What Happens If I’m Injured in a Swimming Pool Accident?

In a few weeks, summer will officially begin. As temperatures climb, many people will head to their neighborhood swimming pool to cool off during the hot summer months. While the majority of swimming pools, spas, hot tubs and water parks are safe for both public and private use, they can potentially be hazardous if the facility is not properly taken care of and maintained.

If you have been injured in a swimming pool accident and suspect you haven’t been treated fairly when making your personal injury accident claim, contact Linville Johnson to learn more about your options. Those affected and their families may be able to file a lawsuit and recover compensation with the help of a personal injury attorney.

We offer free, no obligation consultations, and we can help you determine whether you have a claim. You can contact us by filling out the form on this page, calling us at 501-777-7777, or emailing us at [email protected]

The time you have to pursue a claim is limited. Contact us for more information.Get Help Now.

Swimming Pool Accidents

Thousands of Americans die each year in pool-related drowning accidents. According to the National Safety Council, more than 3,700 people drowned in 2016 in the United States.

Likewise, the Centers for Disease Control and Prevention (CDC) notes that an average of approximately 3,500 fatal unintentional drownings occurred annually in the U.S. between 2005 and 2014.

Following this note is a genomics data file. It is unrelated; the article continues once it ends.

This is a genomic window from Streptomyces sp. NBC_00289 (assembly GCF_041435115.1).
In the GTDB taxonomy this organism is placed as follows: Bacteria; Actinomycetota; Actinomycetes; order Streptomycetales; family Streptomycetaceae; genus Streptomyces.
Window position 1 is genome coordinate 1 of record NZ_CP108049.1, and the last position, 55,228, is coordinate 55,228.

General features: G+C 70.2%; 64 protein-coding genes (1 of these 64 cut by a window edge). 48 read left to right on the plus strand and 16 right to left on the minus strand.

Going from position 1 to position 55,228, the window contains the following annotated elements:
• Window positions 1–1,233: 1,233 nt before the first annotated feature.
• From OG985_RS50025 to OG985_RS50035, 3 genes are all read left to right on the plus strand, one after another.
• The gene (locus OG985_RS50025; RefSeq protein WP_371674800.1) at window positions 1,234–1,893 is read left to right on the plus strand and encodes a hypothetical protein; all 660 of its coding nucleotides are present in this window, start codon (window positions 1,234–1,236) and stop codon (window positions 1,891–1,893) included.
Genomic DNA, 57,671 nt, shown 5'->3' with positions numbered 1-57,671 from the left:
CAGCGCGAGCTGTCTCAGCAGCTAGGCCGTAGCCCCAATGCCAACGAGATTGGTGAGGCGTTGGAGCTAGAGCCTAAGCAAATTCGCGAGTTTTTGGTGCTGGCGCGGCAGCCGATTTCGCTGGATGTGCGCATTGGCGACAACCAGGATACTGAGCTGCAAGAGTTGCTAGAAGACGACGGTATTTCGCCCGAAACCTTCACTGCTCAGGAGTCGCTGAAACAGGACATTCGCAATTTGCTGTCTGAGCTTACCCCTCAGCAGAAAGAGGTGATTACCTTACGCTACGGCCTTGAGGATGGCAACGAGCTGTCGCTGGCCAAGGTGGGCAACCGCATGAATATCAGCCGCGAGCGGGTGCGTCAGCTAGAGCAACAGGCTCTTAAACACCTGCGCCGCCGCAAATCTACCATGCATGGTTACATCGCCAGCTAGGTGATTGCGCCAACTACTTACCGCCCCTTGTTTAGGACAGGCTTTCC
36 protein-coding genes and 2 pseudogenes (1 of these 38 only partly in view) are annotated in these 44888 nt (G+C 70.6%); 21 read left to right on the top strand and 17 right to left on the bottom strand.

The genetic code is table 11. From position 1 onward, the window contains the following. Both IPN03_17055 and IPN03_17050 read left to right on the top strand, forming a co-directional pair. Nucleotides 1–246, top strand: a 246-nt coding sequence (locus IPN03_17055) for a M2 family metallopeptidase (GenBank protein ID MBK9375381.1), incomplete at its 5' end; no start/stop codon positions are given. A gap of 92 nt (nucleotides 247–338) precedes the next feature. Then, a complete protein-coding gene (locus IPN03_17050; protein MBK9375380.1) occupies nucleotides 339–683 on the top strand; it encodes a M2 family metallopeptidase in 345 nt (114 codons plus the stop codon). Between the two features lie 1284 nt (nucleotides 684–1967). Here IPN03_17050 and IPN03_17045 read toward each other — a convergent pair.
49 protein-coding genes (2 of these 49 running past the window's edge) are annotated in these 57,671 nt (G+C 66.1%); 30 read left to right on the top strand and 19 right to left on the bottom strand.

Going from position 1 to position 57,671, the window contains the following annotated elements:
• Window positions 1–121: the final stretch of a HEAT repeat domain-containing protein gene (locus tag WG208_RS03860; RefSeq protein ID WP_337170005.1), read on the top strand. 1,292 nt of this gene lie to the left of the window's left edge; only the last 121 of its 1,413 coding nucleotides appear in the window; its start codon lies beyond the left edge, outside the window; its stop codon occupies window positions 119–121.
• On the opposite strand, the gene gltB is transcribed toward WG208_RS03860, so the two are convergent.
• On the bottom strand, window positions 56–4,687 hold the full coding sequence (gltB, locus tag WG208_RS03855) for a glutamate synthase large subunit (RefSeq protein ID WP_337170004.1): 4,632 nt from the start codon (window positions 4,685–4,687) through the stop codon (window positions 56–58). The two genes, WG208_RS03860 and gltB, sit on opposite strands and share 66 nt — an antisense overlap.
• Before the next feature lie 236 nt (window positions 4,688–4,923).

People of all ages can drown; however, unintentional drowning was the leading cause of preventable death for children aged 1 to 4 years, and most of those deaths occur in home swimming pools.

Drowning Risk Factors

According to the CDC, common risk factors for drowning include:

  • Lack of ability to swim
  • Lack of barriers, such as fencing
  • Lack of supervision, including the lack of lifeguard presence
  • Location of swimming pool or area
  • Failure to wear life jackets
  • Alcohol use
  • Seizure disorders

Swimming Pool Accident and Drowning Prevention

In many cases, swimming pool accidents and drowning is preventable, and there are ways to prevent unintentional drowning and other swimming pool accidents, including:

  • Be prepared and knowledgeable about swimming
  • Take swimming lessons
  • Use the buddy system – never swim alone
  • Swim in areas with designated lifeguards
  • Keep an eye on children, paying particularly close attention to toddlers and younger-aged children
  • Establish barriers, such as fencing
  • Properly maintain home pools, particularly drains
  • Keep a first aid kit nearby
  • Learn CPR and other emergency rescue techniques

What Should I Do If I’m Injured in a Swimming Pool Accident or If a Loved-One Drowns?

Swimming pool owners are obligated to perform routine inspections of their grounds to find any dangers or defects that could cause someone harm. Owners are also required to provide clear warnings of known hazards if they are not immediately able to take the appropriate steps to remove the dangers and prevent possible injuries to their customers or guests.

Local, state and federal laws often vary in terms of the obligations that swimming pool owners have; however, they are required to keep the land and other structures on their grounds reasonably safe for authorized visitors. Negligent acts on the part of property or home owners may include failure to maintain the pool area, failure to provide proper supervision, failure to have pool safety equipment available for swimmers.

If the pool owner fails to keep their premises reasonably safe and an individual is harmed or drowns, the law allows an injured party to pursue damages to recover those losses, including medical expenses, pain and suffering, lost wages, loss of ability to earn, and scarring and disfigurement.